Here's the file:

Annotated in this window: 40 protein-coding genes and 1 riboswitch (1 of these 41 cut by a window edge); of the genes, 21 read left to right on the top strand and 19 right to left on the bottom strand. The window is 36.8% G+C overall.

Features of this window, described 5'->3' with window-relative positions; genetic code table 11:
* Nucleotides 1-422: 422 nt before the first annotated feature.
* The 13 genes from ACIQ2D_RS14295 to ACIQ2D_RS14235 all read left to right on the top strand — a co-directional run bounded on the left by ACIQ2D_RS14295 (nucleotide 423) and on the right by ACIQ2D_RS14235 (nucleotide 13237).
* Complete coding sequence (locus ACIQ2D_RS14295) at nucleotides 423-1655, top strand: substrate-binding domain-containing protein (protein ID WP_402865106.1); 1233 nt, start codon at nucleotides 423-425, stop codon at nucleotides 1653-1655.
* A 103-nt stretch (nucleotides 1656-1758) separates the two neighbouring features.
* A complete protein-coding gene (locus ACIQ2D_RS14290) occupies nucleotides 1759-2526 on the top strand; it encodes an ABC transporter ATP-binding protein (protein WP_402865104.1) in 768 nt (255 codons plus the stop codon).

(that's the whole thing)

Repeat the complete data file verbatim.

Annotated in this window: 40 protein-coding genes and 1 riboswitch (1 of these 41 cut by a window edge); of the genes, 21 read left to right on the top strand and 19 right to left on the bottom strand. The window is 36.8% G+C overall.

Features of this window, described 5'->3' with window-relative positions; genetic code table 11:
* Nucleotides 1-422: 422 nt before the first annotated feature.
* The 13 genes from ACIQ2D_RS14295 to ACIQ2D_RS14235 all read left to right on the top strand — a co-directional run bounded on the left by ACIQ2D_RS14295 (nucleotide 423) and on the right by ACIQ2D_RS14235 (nucleotide 13237).
* Complete coding sequence (locus ACIQ2D_RS14295) at nucleotides 423-1655, top strand: substrate-binding domain-containing protein (protein ID WP_402865106.1); 1233 nt, start codon at nucleotides 423-425, stop codon at nucleotides 1653-1655.
* A 103-nt stretch (nucleotides 1656-1758) separates the two neighbouring features.
* A complete protein-coding gene (locus ACIQ2D_RS14290) occupies nucleotides 1759-2526 on the top strand; it encodes an ABC transporter ATP-binding protein (protein WP_402865104.1) in 768 nt (255 codons plus the stop codon).